Website   Facebook


Screen Capture of Aylmer Jiu-Jitsu’s website

EBO Martial Arts

EBO’s presence online start with a professional looking website which is full of information and is bilingual (although the French side would need some revisions). The Facebook and Instagram Feeds are updated regularly with new content. On Facebook they really take advantage of the Live feature a lot and the tone used is personal and informal. Instagram is showing a lot of the same posts but with even more pictures of the academy and the people training. It really looks like they have built a community and take advantage of reposting/sharing content from the Evolution Network which they are a part of. I believe they have the best presence online in our neighbourhood.

Website   Facebook  Instagram


Screen Capture of EBO Martial Arts’s website

Which one to pick?

When you train in martial arts, it is the community that makes a difference. If you manage to make your school look approachable and focus your efforts on promoting how fun the group even when going through some hard workouts, you have better chances to succeed.

Disclaimer: I have been training at EBO Martial Arts for almost 2 years now and this comparison was not meant to compare the quality of each schools but rather the quality of their presence online.



People tell stories and everyone has a story to tell.  Storytelling is important to digital content because it puts a face, a character or a personality to an otherwise faceless media outlet.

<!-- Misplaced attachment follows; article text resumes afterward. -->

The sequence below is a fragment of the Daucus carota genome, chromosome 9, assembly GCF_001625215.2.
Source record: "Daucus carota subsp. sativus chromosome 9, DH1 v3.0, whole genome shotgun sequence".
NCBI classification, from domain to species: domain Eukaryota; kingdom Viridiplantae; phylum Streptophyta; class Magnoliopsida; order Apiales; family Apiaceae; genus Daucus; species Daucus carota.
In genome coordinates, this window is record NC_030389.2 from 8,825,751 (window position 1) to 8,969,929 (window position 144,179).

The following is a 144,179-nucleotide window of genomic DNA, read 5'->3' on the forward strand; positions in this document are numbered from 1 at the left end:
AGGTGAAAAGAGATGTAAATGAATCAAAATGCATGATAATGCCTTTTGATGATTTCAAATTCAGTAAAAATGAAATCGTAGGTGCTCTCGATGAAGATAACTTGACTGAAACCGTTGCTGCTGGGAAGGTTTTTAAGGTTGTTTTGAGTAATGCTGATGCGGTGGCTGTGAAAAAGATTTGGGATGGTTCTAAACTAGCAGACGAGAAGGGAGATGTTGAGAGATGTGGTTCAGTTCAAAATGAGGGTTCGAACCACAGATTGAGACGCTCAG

People plug in to social media to make connections, and storytelling make those connections happen in the way that stories, people’s stories come from the heart, and people reading the stories feel they know something personally about the storyteller.

What story is here for this martial arts school?

What story is here for this martial arts school?

Big companies are often concerned with their corporate brand.  The public are familiar with their brand and know what to expect.  But imagine, when that brand moves from being some untouchable entity somewhere out there to a series of personal stories about Damien Thomas’ experiences with that company, or how his grandfather grew up with that company’s products in his house, the brand is made personal and is brought closer to the consumer.  When people think about the brand they now think about Damien’s experiences and how his experiences are familiar or connected to their own.

People will gravitate toward what they know and trust.  If companies can create digital content that is derived from people’s stories, they will create an online atmosphere of trusted social connections.

In order to create interesting digital content that people can connect with, I plan to write colourful life experience stories about my work in child care.  I think telling stories that people can relate to will bring them to my blog over and over because they will have their similar stories to tell.